Looking forward, the tax package will have an initially negative impact on the Government fiscal position, adding 1.4trn to the deficit over 10 years; various infrastructure projects will also boost borrowing. Both of these will be partially offset by the resulting stimulus to the economy and repatriation of offshore corporate profits. The effect of protectionism is likely to be a short-term boost to tax revenues, but the long-term effect is difficult to quantify. The US economy is relatively closed so it will suffer less from the impact on trade volumes of protectionism than some of its trading partners. A number of country exemptions have already been announced, as well as offers of tariff reductions from trading partners. So – ironically – the announcement of higher tariffs may actually spark a round of tariff reductions.
It is also worth noting that the unusual combination of rising bond yields and a simultaneously strong equity market provides a double benefit for traditional defined benefit pension schemes; funds of this type still dominate public sector pension arrangement and can be significant in some municipal finances.
Donald Trump has pointed to the US stock market as an independent yardstick for the performance of his administration. To put this in a credit context, Exhibit 2 shows the Dow Jones index and associated credit data for the past two years.
Exhibit 2.1 Dow Jones Industrial Index and Average Credit Consensus for Constituents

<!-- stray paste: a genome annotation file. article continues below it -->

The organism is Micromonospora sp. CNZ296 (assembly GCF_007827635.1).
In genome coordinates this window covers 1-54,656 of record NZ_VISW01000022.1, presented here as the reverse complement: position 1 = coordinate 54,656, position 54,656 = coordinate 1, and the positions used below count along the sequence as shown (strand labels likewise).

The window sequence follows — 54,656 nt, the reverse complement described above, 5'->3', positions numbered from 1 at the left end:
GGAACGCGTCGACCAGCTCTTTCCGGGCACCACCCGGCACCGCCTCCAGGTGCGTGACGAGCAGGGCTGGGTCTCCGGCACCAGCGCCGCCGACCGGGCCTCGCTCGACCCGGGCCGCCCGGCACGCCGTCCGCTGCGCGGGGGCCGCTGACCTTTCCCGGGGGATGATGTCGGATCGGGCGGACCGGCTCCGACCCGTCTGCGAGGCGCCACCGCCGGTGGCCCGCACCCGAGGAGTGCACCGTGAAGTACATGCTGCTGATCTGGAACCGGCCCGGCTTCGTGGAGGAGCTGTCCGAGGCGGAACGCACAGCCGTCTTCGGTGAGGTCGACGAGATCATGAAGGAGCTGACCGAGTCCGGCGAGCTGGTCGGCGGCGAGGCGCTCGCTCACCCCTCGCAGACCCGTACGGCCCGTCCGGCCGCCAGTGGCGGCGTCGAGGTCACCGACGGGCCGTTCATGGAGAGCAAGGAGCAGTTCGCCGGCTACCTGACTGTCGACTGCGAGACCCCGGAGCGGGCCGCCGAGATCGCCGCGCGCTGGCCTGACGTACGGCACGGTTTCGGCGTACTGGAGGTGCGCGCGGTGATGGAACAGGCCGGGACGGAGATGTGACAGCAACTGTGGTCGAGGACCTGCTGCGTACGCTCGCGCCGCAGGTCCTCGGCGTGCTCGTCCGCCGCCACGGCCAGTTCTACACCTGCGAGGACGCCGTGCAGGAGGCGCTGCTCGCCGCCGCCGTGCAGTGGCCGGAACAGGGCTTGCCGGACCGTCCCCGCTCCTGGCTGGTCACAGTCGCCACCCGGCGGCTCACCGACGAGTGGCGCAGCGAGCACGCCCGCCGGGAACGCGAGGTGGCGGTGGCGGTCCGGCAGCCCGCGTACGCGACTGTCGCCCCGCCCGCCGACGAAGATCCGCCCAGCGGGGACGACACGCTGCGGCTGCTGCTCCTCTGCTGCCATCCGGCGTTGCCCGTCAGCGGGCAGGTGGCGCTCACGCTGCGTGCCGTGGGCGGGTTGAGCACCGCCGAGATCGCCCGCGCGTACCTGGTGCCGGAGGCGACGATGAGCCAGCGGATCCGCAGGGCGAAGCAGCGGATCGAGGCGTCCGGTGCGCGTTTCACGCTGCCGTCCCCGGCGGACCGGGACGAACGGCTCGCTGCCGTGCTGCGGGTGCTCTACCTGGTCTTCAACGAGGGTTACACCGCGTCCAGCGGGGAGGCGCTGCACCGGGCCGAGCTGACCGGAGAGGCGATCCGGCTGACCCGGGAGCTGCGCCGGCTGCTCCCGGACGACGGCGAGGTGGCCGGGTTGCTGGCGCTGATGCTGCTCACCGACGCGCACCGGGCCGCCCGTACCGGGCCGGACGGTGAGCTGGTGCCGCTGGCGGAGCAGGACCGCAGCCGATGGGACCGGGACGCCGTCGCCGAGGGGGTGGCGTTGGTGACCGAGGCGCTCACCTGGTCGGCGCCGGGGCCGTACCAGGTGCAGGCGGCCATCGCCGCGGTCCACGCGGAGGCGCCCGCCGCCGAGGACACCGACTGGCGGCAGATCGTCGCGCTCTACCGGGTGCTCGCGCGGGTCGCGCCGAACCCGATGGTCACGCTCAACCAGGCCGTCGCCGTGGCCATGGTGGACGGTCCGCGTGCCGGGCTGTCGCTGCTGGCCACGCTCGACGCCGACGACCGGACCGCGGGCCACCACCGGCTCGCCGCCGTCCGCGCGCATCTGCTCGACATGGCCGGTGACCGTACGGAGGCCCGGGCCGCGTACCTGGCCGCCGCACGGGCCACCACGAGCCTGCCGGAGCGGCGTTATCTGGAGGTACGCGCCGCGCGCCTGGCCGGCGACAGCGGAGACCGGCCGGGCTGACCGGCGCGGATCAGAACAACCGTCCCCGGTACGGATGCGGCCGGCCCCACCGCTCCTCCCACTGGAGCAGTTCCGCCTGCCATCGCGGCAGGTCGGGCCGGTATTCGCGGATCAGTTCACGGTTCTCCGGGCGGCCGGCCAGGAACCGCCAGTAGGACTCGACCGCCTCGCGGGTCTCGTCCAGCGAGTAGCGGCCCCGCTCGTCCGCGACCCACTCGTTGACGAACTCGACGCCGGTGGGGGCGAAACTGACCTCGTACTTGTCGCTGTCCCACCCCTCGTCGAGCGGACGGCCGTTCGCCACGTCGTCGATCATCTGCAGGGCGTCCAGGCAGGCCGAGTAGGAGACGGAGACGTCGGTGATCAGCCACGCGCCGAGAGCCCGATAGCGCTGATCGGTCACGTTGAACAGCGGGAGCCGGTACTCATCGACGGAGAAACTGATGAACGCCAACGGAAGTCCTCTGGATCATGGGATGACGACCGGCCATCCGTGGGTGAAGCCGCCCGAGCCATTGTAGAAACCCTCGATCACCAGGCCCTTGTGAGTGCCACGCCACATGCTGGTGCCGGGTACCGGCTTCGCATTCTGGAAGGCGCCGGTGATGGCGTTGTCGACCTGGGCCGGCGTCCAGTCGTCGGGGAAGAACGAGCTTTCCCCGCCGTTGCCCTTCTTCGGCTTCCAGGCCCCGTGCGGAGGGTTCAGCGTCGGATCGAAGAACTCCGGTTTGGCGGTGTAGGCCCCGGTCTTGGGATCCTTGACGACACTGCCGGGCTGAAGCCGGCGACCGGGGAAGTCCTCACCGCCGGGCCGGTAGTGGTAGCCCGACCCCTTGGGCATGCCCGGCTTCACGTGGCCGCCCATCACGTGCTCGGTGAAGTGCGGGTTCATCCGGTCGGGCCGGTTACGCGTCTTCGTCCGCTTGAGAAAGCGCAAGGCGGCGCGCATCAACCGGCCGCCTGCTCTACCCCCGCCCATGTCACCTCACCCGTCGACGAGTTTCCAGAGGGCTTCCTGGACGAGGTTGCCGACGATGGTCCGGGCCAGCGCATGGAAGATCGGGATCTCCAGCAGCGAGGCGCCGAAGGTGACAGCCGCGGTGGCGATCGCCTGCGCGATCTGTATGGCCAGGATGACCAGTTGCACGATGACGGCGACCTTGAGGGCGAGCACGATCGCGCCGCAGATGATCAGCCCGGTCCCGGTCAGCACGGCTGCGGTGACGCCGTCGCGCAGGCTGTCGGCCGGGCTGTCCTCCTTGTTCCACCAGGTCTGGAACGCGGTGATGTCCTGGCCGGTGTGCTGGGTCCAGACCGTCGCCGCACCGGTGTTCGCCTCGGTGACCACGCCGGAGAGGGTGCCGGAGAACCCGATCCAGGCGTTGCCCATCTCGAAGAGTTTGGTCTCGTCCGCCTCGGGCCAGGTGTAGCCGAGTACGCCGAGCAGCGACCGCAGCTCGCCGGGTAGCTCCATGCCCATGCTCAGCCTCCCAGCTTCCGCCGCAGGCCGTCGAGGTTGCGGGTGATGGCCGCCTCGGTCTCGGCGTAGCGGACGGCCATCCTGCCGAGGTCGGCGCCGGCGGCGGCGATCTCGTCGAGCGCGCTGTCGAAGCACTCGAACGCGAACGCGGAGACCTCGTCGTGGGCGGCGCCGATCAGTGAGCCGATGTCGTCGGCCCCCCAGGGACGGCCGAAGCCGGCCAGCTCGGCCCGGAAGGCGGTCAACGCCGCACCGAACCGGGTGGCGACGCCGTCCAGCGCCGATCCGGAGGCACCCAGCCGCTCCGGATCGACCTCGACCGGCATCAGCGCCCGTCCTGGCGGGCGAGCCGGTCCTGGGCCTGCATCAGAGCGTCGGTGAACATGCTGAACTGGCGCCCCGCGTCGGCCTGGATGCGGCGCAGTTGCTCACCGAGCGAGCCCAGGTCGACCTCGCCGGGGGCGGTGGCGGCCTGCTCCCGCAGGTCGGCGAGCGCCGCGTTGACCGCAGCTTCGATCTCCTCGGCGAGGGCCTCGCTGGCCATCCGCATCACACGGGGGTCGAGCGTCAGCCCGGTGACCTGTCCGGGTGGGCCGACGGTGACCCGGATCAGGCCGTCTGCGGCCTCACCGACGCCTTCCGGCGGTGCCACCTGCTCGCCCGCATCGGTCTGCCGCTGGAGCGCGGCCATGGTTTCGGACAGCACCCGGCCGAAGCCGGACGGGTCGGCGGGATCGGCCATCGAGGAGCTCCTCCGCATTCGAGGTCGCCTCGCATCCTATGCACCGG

Note: y-axis reversed to show credit risk rather than credit quality Source: Credit Benchmark. The Economist published a similar chart in January 2017 which also used Credit Benchmark data.
This shows that over the past two years the average CBC of the Dow Jones Industrial Index constituents has moved a full notch, from a+ to a. There was a steady deterioration during most of 2016 and in the first half of 2017. However, the credit estimates have improved slowly but steadily from September 2017 onwards. Over the same two-year period, the Dow Jones has steadily risen.
The US stock market has had a volatile start to 2018. The VIX has risen from an abnormal low of less than 10% and is now typically trading around 15%, having briefly spiked to 38% on the day that the new Federal Reserve Chairman Powell took office. The main concern seems to be higher interest rates and the impact of tariffs, and the recent bouts of volatility seem set to continue this year. Exhibit 2.1 illustrates the old adage that “Bull markets climb a wall of worry”. While worries remain, they are focused on interest rates; in credit terms, those worries are currently receding.
The stock market boom is not just the consequence of Quantitative Easing. Fortune magazine recently reported that S&P500 Earnings are expected to grow by more than 10% in 2018 and 2019.
They do, however, caution that those earnings now represent 9.5% of GDP, against a long-run average of 6.6%. Interest rates are also rising, but equities are anticipating a prolonged business-friendly regulatory environment and a fiscal-led boom.
Exhibit 3.1 US and non-US Large Corporates: Credit Distributions, January 2018
Exhibit 3.2 Credit Trends for US and non-US Large Corporates (Rebased), January 2018
Exhibit 3.3 Credit Comparison for US and European Industries, January 2018